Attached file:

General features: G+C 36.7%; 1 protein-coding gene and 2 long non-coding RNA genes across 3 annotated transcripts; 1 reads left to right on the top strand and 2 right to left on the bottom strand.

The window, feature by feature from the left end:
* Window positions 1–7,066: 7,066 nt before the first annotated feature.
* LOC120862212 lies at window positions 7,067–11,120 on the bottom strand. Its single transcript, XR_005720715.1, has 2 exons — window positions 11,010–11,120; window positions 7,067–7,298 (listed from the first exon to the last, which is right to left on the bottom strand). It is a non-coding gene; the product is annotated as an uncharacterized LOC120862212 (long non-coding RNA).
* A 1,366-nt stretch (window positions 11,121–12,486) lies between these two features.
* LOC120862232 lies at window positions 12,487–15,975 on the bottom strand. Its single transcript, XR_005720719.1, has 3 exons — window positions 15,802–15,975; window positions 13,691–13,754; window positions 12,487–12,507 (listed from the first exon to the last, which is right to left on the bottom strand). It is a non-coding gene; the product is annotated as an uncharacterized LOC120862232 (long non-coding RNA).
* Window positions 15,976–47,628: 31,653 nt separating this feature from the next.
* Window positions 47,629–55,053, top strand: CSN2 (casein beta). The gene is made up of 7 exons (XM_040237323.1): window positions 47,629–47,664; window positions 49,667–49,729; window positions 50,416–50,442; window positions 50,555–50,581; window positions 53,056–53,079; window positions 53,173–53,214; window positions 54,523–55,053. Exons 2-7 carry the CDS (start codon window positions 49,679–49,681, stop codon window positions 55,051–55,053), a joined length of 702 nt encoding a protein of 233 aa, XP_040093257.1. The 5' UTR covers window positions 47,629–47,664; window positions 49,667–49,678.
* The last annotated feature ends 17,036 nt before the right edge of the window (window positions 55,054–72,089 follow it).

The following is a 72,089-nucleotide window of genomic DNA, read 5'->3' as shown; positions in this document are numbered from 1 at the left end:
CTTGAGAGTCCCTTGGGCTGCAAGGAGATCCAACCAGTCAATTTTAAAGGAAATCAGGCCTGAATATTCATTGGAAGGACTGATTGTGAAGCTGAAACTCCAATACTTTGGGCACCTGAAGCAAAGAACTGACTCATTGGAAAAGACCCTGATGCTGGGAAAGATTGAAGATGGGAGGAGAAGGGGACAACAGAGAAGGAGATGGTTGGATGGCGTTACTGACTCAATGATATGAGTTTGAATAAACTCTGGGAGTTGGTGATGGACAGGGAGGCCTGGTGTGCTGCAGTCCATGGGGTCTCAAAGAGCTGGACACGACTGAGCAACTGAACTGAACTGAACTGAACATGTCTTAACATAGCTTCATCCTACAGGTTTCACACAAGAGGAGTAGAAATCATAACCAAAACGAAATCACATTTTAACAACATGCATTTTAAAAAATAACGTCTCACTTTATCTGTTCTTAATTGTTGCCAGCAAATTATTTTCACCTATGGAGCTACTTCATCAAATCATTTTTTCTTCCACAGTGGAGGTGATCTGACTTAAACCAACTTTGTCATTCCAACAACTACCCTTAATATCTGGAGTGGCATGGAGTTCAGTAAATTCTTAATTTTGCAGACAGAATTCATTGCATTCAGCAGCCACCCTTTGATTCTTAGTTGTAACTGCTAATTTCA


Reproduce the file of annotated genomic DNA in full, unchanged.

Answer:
General features: G+C 36.7%; 1 protein-coding gene and 2 long non-coding RNA genes across 3 annotated transcripts; 1 reads left to right on the top strand and 2 right to left on the bottom strand.

The window, feature by feature from the left end:
* Window positions 1–7,066: 7,066 nt before the first annotated feature.
* LOC120862212 lies at window positions 7,067–11,120 on the bottom strand. Its single transcript, XR_005720715.1, has 2 exons — window positions 11,010–11,120; window positions 7,067–7,298 (listed from the first exon to the last, which is right to left on the bottom strand). It is a non-coding gene; the product is annotated as an uncharacterized LOC120862212 (long non-coding RNA).
* A 1,366-nt stretch (window positions 11,121–12,486) lies between these two features.
* LOC120862232 lies at window positions 12,487–15,975 on the bottom strand. Its single transcript, XR_005720719.1, has 3 exons — window positions 15,802–15,975; window positions 13,691–13,754; window positions 12,487–12,507 (listed from the first exon to the last, which is right to left on the bottom strand). It is a non-coding gene; the product is annotated as an uncharacterized LOC120862232 (long non-coding RNA).
* Window positions 15,976–47,628: 31,653 nt separating this feature from the next.
* Window positions 47,629–55,053, top strand: CSN2 (casein beta). The gene is made up of 7 exons (XM_040237323.1): window positions 47,629–47,664; window positions 49,667–49,729; window positions 50,416–50,442; window positions 50,555–50,581; window positions 53,056–53,079; window positions 53,173–53,214; window positions 54,523–55,053. Exons 2-7 carry the CDS (start codon window positions 49,679–49,681, stop codon window positions 55,051–55,053), a joined length of 702 nt encoding a protein of 233 aa, XP_040093257.1. The 5' UTR covers window positions 47,629–47,664; window positions 49,667–49,678.
* The last annotated feature ends 17,036 nt before the right edge of the window (window positions 55,054–72,089 follow it).

The following is a 72,089-nucleotide window of genomic DNA, read 5'->3' as shown; positions in this document are numbered from 1 at the left end:
CTTGAGAGTCCCTTGGGCTGCAAGGAGATCCAACCAGTCAATTTTAAAGGAAATCAGGCCTGAATATTCATTGGAAGGACTGATTGTGAAGCTGAAACTCCAATACTTTGGGCACCTGAAGCAAAGAACTGACTCATTGGAAAAGACCCTGATGCTGGGAAAGATTGAAGATGGGAGGAGAAGGGGACAACAGAGAAGGAGATGGTTGGATGGCGTTACTGACTCAATGATATGAGTTTGAATAAACTCTGGGAGTTGGTGATGGACAGGGAGGCCTGGTGTGCTGCAGTCCATGGGGTCTCAAAGAGCTGGACACGACTGAGCAACTGAACTGAACTGAACTGAACATGTCTTAACATAGCTTCATCCTACAGGTTTCACACAAGAGGAGTAGAAATCATAACCAAAACGAAATCACATTTTAACAACATGCATTTTAAAAAATAACGTCTCACTTTATCTGTTCTTAATTGTTGCCAGCAAATTATTTTCACCTATGGAGCTACTTCATCAAATCATTTTTTCTTCCACAGTGGAGGTGATCTGACTTAAACCAACTTTGTCATTCCAACAACTACCCTTAATATCTGGAGTGGCATGGAGTTCAGTAAATTCTTAATTTTGCAGACAGAATTCATTGCATTCAGCAGCCACCCTTTGATTCTTAGTTGTAACTGCTAATTTCA